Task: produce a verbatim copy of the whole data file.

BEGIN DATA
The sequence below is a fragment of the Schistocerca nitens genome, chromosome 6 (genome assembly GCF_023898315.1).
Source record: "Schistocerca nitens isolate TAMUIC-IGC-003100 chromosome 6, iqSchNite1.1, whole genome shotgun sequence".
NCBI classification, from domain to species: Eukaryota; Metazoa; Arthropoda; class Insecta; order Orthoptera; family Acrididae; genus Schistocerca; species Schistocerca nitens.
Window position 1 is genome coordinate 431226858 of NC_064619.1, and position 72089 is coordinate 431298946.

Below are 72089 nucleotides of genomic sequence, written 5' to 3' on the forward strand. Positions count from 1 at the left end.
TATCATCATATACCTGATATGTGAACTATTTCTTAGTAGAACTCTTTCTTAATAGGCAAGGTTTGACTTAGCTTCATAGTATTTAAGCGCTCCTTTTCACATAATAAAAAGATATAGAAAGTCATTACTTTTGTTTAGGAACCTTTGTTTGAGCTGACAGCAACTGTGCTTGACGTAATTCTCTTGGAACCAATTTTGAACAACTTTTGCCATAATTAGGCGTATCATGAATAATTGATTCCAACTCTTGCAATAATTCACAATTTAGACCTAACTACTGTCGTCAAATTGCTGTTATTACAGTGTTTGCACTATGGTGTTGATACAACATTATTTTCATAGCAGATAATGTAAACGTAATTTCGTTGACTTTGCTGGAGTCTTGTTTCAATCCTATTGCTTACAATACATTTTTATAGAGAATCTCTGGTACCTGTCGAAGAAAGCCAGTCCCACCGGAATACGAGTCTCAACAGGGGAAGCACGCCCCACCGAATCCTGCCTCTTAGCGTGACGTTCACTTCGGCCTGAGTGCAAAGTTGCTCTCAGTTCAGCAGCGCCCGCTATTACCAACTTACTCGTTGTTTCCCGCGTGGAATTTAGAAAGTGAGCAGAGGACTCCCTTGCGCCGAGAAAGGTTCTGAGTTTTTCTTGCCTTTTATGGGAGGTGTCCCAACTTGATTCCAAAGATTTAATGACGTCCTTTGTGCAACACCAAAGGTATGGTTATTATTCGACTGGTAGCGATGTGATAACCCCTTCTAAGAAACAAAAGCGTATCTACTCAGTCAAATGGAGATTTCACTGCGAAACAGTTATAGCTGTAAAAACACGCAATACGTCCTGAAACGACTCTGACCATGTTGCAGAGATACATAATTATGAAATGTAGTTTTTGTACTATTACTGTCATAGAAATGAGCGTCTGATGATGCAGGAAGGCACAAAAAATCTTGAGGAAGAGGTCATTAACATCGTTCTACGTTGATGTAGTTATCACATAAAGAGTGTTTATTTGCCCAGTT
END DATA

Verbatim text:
The sequence below is a fragment of the Schistocerca nitens genome, chromosome 6 (genome assembly GCF_023898315.1).
Source record: "Schistocerca nitens isolate TAMUIC-IGC-003100 chromosome 6, iqSchNite1.1, whole genome shotgun sequence".
NCBI classification, from domain to species: Eukaryota; Metazoa; Arthropoda; class Insecta; order Orthoptera; family Acrididae; genus Schistocerca; species Schistocerca nitens.
Window position 1 is genome coordinate 431226858 of NC_064619.1, and position 72089 is coordinate 431298946.

Below are 72089 nucleotides of genomic sequence, written 5' to 3' on the forward strand. Positions count from 1 at the left end.
TATCATCATATACCTGATATGTGAACTATTTCTTAGTAGAACTCTTTCTTAATAGGCAAGGTTTGACTTAGCTTCATAGTATTTAAGCGCTCCTTTTCACATAATAAAAAGATATAGAAAGTCATTACTTTTGTTTAGGAACCTTTGTTTGAGCTGACAGCAACTGTGCTTGACGTAATTCTCTTGGAACCAATTTTGAACAACTTTTGCCATAATTAGGCGTATCATGAATAATTGATTCCAACTCTTGCAATAATTCACAATTTAGACCTAACTACTGTCGTCAAATTGCTGTTATTACAGTGTTTGCACTATGGTGTTGATACAACATTATTTTCATAGCAGATAATGTAAACGTAATTTCGTTGACTTTGCTGGAGTCTTGTTTCAATCCTATTGCTTACAATACATTTTTATAGAGAATCTCTGGTACCTGTCGAAGAAAGCCAGTCCCACCGGAATACGAGTCTCAACAGGGGAAGCACGCCCCACCGAATCCTGCCTCTTAGCGTGACGTTCACTTCGGCCTGAGTGCAAAGTTGCTCTCAGTTCAGCAGCGCCCGCTATTACCAACTTACTCGTTGTTTCCCGCGTGGAATTTAGAAAGTGAGCAGAGGACTCCCTTGCGCCGAGAAAGGTTCTGAGTTTTTCTTGCCTTTTATGGGAGGTGTCCCAACTTGATTCCAAAGATTTAATGACGTCCTTTGTGCAACACCAAAGGTATGGTTATTATTCGACTGGTAGCGATGTGATAACCCCTTCTAAGAAACAAAAGCGTATCTACTCAGTCAAATGGAGATTTCACTGCGAAACAGTTATAGCTGTAAAAACACGCAATACGTCCTGAAACGACTCTGACCATGTTGCAGAGATACATAATTATGAAATGTAGTTTTTGTACTATTACTGTCATAGAAATGAGCGTCTGATGATGCAGGAAGGCACAAAAAATCTTGAGGAAGAGGTCATTAACATCGTTCTACGTTGATGTAGTTATCACATAAAGAGTGTTTATTTGCCCAGTT